The Innocents

21 July 2009 at 13:08 (Uncategorized) (, , , , , , , , , , , , )

Since the middle of last week, I’ve been working on a post about a new indie horror film and some true crimes that may have inspired it. Like many of my previous posts, it’s become a sprawling stream-of-consciousness kind of piece already exceeding 1000 words, and I still have another film I would like to incorporate into the entry. So, rather than expedite that post, I decided to wrack my brain for something a bit more manageable to write about in the mean time, and I remembered this incredible film I watched several months ago called The Innocents.

The original poster art for The Innocents.  Image taken from

The original poster art for The Innocents. Image taken from

This 1961 film based on the theatrical version of Henry JamesThe Turn of the Screw and adapted by Truman Capote stars Deborah Kerr as a young governess to two orphaned children adopted by their wealthy uncle. The uncle tells Kerr’s Miss Giddens that she will be sent to his country manor where the children live with a few staff, and that he expects not to be bothered with any matters relating to the children. Undeterred, Miss Giddens travels to the estate where she meets Flora, the niece, while the nephew Miles attends boarding school. While Miss Giddens settles in and gets to know the charming Flora, she receives a letter from Miles’ boarding school indicating that he will be sent home due to bad behavior. Oddly, however, Miles acts much like his sister when he returns, quickly winning over Miss Giddens. But strange things start to happen around the estate, such as the scene below:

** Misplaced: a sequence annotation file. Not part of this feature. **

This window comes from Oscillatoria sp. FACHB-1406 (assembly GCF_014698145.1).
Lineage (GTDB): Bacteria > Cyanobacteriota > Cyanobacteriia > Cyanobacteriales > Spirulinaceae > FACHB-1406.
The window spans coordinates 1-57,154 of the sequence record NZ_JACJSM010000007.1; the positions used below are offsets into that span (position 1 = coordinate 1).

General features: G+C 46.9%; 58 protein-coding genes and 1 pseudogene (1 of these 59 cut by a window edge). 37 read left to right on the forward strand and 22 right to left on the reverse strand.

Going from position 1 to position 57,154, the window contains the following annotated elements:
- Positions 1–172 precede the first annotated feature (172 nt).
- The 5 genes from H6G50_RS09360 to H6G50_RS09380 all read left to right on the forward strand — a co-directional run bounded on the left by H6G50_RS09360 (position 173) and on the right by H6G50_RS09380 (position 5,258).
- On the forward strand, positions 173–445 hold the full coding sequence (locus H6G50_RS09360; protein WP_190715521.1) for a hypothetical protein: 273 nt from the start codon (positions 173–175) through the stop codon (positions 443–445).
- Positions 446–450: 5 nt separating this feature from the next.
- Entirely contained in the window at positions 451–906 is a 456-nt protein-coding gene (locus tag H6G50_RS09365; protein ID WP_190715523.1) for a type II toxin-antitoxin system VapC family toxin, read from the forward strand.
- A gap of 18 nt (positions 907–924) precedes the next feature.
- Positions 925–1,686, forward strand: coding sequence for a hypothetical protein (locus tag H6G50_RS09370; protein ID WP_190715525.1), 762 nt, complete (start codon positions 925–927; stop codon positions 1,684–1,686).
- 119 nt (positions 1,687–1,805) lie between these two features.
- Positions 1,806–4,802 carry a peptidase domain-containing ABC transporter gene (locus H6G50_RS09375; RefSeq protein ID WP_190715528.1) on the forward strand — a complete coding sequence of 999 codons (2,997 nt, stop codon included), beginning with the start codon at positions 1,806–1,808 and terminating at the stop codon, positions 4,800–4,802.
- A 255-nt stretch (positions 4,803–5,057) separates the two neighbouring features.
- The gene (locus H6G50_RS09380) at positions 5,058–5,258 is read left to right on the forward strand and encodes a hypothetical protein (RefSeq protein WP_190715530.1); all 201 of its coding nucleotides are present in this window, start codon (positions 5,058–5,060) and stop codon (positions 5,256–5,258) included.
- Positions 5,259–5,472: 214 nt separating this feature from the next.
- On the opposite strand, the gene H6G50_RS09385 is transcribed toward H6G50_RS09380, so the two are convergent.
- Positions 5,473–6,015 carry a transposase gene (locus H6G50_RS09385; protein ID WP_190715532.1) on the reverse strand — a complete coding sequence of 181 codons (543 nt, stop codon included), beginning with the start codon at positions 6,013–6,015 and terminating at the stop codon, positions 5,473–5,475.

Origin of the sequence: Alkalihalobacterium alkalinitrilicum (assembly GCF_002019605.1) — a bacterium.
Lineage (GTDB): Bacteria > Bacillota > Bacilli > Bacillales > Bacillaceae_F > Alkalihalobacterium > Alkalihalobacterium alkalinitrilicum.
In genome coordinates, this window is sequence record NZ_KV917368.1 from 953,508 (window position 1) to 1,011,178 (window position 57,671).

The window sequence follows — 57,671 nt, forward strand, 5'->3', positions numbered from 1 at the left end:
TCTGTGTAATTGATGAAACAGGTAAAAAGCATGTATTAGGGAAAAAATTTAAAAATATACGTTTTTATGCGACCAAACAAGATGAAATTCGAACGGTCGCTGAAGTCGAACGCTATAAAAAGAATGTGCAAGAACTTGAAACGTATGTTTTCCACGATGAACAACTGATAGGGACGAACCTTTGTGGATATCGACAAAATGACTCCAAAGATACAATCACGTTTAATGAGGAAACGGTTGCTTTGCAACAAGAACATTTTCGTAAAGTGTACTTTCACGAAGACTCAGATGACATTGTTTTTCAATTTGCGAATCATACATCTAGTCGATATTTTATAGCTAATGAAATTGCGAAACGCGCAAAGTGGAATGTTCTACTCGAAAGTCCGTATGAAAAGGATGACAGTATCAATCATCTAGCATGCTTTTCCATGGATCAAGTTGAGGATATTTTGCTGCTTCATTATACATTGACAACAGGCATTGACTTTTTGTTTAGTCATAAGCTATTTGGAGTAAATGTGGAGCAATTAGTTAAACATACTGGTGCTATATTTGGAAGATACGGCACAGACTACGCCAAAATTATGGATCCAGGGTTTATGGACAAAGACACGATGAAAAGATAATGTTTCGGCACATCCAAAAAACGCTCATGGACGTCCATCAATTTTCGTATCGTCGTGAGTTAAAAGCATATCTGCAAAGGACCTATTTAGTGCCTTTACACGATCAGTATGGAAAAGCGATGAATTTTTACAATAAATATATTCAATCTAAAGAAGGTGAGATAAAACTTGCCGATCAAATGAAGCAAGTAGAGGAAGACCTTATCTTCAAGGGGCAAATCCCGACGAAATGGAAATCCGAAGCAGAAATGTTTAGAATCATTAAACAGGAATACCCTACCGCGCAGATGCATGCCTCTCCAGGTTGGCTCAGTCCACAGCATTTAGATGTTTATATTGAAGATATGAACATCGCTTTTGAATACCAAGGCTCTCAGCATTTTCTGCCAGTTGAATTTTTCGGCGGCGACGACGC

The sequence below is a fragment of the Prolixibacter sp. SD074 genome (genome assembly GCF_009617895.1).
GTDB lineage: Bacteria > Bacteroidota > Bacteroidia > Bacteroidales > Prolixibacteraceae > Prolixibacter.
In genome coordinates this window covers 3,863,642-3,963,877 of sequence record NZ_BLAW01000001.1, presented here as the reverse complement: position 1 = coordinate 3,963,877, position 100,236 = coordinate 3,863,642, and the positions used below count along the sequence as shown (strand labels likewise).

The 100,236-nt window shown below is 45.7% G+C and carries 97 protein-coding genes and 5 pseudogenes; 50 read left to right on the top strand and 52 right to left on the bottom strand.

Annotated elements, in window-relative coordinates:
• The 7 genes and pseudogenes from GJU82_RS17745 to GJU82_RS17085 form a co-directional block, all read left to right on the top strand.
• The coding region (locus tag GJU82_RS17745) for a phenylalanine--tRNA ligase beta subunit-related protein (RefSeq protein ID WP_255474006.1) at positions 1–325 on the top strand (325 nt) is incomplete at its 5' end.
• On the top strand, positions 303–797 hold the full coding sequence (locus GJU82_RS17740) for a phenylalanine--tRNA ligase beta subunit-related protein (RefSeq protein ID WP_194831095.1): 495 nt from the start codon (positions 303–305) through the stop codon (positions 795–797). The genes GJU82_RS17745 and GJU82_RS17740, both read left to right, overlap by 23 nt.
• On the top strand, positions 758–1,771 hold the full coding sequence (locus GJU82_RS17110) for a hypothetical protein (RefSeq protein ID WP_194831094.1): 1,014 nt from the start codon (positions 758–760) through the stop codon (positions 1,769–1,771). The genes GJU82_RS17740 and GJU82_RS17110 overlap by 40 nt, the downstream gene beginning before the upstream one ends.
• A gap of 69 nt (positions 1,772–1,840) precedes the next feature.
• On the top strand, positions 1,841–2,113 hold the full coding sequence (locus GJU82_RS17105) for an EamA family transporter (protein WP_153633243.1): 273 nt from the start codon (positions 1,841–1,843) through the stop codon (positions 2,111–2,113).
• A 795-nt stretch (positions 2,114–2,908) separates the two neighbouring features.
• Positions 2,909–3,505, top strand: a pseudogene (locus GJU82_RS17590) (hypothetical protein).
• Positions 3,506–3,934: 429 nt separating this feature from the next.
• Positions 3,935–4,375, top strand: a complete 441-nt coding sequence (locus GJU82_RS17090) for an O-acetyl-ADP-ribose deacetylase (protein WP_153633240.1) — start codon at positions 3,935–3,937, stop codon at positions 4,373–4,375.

The figure of a man also begins to appear to Miss Giddens, and after some investigation, she learns that the children’s previous governess, Miss Jessel, and the groundskeeper, Quint, died under strange circumstances. She also finds out that the couple carried on a sexual relationship, and that their lack of discretion may have perverted the children. As a result, Miss Giddens attempts to purge the children of the demons that she believes possess them. Her efforts to draw out a confession from the children ultimately result in tragedy. Miss Giddens traumatizes Flora, prompting the housekeeper to take her away, and upon forcing Miles to admit that Quint possesses him, Miles dies. Here is that final scene:

The Innocents intrigued me in part because it deals explicitly with children and sexuality. Specifically, the film’s protagonist believes in ideological constructions of childhood as a period of innocence and psychological vulnerability. As a result, the discovery that the children may have witnessed sexual acts proves deeply troublesome for Miss Giddens. Interestingly, it’s Giddens’ cure that kills Miles in the scene above, rather than the ghosts themselves. I prefer, then, to read The Innocents as a cautionary tale about the damaging impact of adult paranoia with regard to children’s sexuality. Obviously, I’m reading somewhat against the grain, given that the text seems invested in presenting the space of the house as genuinely haunted, but I believe that the film’s outcome supports my interpretation.